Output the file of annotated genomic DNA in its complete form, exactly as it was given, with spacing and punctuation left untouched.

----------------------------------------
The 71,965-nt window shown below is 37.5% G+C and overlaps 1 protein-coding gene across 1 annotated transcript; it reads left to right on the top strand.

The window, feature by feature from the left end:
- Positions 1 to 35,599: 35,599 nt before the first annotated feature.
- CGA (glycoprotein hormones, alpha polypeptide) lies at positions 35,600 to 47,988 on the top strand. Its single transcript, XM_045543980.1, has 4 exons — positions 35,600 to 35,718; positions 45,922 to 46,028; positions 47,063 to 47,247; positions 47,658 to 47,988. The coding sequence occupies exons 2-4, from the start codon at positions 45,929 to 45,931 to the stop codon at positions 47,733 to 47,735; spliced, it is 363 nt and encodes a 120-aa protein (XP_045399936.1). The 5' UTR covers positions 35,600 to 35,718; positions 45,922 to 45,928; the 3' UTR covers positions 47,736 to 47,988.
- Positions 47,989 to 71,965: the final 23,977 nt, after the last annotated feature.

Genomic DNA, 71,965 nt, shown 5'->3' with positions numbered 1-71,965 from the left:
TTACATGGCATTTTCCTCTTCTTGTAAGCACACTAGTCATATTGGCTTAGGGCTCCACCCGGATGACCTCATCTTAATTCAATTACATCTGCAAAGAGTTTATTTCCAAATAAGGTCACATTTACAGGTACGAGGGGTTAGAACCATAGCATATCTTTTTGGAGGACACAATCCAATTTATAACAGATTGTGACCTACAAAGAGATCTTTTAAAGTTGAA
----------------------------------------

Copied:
The 71,965-nt window shown below is 37.5% G+C and overlaps 1 protein-coding gene across 1 annotated transcript; it reads left to right on the top strand.

The window, feature by feature from the left end:
- Positions 1 to 35,599: 35,599 nt before the first annotated feature.
- CGA (glycoprotein hormones, alpha polypeptide) lies at positions 35,600 to 47,988 on the top strand. Its single transcript, XM_045543980.1, has 4 exons — positions 35,600 to 35,718; positions 45,922 to 46,028; positions 47,063 to 47,247; positions 47,658 to 47,988. The coding sequence occupies exons 2-4, from the start codon at positions 45,929 to 45,931 to the stop codon at positions 47,733 to 47,735; spliced, it is 363 nt and encodes a 120-aa protein (XP_045399936.1). The 5' UTR covers positions 35,600 to 35,718; positions 45,922 to 45,928; the 3' UTR covers positions 47,736 to 47,988.
- Positions 47,989 to 71,965: the final 23,977 nt, after the last annotated feature.

Genomic DNA, 71,965 nt, shown 5'->3' with positions numbered 1-71,965 from the left:
TTACATGGCATTTTCCTCTTCTTGTAAGCACACTAGTCATATTGGCTTAGGGCTCCACCCGGATGACCTCATCTTAATTCAATTACATCTGCAAAGAGTTTATTTCCAAATAAGGTCACATTTACAGGTACGAGGGGTTAGAACCATAGCATATCTTTTTGGAGGACACAATCCAATTTATAACAGATTGTGACCTACAAAGAGATCTTTTAAAGTTGAA